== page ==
the one hundred and fourth year of her age.

2. A group of officers of the First and Second West Virginia Volunteer
Regiments, in the Spanish-American War.

3. A Parade, participated in by boys, inmates at the West Virginia
Reform School.






190S] State History Exhibit — Continued. 79



4. An Emigrant Scene in the mountains of the State of Wyoming.

5. A Group of Soldiers of the Second Regiment West Virginia Volun-
teer Infantry in the Spanish-American War.

6. A Group of Officers of the First Regiment West Virginia Volunteer
Infantry in the Spanish-American War.

7. Old M. E. Church, on Virginia Street, Charleston, West Virginia,
in which the Second Constitution of the State was framed, 1872.

8. Petroleum Fields near Wolf's Summit on the line of the Baltimore
& Ohio Railroad, in Harrison county, West Virginia.

9. Scene in an Oil Field at Cairo on Hughes River, in Ritchie county.

10. Oil wells at Ellenboro, Ritchie county, West Virginia.

11. Sistersville — a busy town in the greatest oil field in West Virginia.

12. A Scene in a Petroleum field on the Ohio River in Tyler county.

13. View in an Oil Field in Doddridge county, West Virginia.

14. An Oil-Well Scene in a Mannington Oil Field, in Marion county, West
Virginia.

15. A Monument reared at Salem, Virginia, by the Margaret Lynn Lewis
Chapter of the Daughters of the Revolution to the Memory of Gen-
eral Andrew Lewis, the "Hero of Point Pleasant and of the Revolu-
tion."

1G. A Monument. It marks the Grave of Hon. John S. Carlile in the
Odd Fellows Cemetery at Clarksburg, West Virginia. He was a leader
in the formation of West Virginia.

17. The House, still standing at Beckley, Raleigh county, West Virginia,
in which Major (afterward President) William McKinley, had his
head-quarters in the winter of 1S61-62.

18. Scene of the last public execution in West Virginia; that of John F.
Morgan at Ripley, Jackson county, December 16, 1.897. State law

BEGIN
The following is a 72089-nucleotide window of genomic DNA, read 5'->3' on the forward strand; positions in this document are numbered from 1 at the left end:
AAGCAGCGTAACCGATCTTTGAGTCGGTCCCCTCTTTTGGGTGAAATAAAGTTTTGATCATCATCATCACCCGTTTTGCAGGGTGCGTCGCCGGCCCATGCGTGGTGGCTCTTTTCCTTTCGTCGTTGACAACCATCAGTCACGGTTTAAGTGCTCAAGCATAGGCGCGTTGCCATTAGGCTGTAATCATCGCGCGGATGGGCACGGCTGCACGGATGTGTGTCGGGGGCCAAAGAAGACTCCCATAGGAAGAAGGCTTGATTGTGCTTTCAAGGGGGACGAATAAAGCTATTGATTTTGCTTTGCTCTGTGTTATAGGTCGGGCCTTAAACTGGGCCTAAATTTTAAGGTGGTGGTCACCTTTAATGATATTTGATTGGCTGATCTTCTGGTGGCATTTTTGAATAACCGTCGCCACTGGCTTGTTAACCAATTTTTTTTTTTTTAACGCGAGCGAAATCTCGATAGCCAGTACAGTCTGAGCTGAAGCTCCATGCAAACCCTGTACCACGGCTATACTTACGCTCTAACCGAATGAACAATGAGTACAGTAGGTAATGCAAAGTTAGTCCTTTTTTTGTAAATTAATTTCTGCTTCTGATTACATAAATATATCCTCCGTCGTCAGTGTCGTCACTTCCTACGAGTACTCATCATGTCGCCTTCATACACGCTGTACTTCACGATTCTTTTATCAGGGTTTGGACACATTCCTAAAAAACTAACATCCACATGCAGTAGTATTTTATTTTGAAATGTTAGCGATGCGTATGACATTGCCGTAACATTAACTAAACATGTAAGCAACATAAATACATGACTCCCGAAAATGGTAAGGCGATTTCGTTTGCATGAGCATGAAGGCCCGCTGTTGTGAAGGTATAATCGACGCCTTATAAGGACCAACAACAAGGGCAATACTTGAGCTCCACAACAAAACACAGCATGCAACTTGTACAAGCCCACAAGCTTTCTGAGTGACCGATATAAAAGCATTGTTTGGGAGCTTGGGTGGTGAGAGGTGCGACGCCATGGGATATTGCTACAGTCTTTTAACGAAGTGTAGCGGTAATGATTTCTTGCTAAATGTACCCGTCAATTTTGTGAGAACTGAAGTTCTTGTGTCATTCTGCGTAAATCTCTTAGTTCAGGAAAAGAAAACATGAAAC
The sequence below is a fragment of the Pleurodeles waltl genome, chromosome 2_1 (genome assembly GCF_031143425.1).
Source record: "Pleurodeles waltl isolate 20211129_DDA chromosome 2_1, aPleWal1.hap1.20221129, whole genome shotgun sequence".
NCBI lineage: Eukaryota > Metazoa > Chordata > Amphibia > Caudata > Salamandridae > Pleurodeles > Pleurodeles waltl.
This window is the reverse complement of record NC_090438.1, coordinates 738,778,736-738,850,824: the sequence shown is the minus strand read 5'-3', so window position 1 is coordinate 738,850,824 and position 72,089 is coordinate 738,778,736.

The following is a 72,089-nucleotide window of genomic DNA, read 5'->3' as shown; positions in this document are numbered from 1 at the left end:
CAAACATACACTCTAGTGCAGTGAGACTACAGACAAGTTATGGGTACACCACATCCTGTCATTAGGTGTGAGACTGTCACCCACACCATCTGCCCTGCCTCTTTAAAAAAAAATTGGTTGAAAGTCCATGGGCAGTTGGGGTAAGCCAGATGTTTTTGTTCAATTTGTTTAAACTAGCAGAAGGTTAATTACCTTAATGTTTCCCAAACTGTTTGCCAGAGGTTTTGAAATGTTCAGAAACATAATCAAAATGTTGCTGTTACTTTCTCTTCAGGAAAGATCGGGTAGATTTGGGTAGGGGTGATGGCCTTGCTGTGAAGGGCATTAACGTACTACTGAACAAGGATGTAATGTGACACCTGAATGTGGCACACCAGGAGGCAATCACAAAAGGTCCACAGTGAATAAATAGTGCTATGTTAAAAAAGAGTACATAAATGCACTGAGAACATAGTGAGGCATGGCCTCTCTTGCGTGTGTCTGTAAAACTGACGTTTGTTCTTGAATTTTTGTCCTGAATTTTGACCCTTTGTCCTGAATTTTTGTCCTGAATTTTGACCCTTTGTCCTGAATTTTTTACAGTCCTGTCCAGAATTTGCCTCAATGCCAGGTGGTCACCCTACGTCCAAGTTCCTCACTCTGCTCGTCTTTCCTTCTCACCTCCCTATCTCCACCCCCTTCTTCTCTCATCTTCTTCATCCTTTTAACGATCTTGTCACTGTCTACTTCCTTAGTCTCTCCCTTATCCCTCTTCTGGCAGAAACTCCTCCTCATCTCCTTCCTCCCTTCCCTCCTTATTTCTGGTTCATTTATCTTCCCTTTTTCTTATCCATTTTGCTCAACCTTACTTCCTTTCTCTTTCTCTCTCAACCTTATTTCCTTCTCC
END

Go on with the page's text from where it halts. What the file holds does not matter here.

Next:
now requires all executions to take place at the State Penitentiary.

19. The Historic town of Harper's Ferry, West Virginia, as seen from
Loudoun Heights.

20. Harper's Ferry, West Virginia, as seen from Bolivar Heights.

21. Harper's Ferry, West Virginia, as seen from Maryland Heights.

•22. A Monument — ei ected to the memory of Meriwether Lewis, of the
Lewis and Clark Expedtion of 18S1-5-G, at his grave in Lewis county,
Tennessee.

23. A Photographic view of the Battle of Point Pleasant, West Vir-
ginia, between white men and Indians, October 10, 1774.

24. A Monument marking the grave of General Thomas M. Harris, of
Ritchie county, West Virginia. A Federal officer.

25. A Mountain Town in the Rocky Mountains, Wyoming.

2G. A Photograph of the Home of Governor Francis H. Pierpont, still
standing at Fairmont, Marion county, West Virginia.

27. George Washington's Head-quarters at Fort Loudoun, now Winches-
ter, in the Shenandoah Valley, while defending the early West Vir-
ginia settlements during the French and Indian Wars.

28. The Cottage in which Stonewall Jackson was born. It stood on
Main Street, Clarksburg, West Virginia. Site now occupied by the
mercantile establishment of Mr. David Davidson.



SO Archives and History. [W. Va.

29. A winter Scene on the Great Kanawha — Steamboats being cut down
at the mouth of Elk river in January, 1S7S.

30. Winters' Tavern, on an eminence about five miles east of Clarks-
burg, West Virgina. It was long prominent in the early history of
the old Northwestern Turnpike.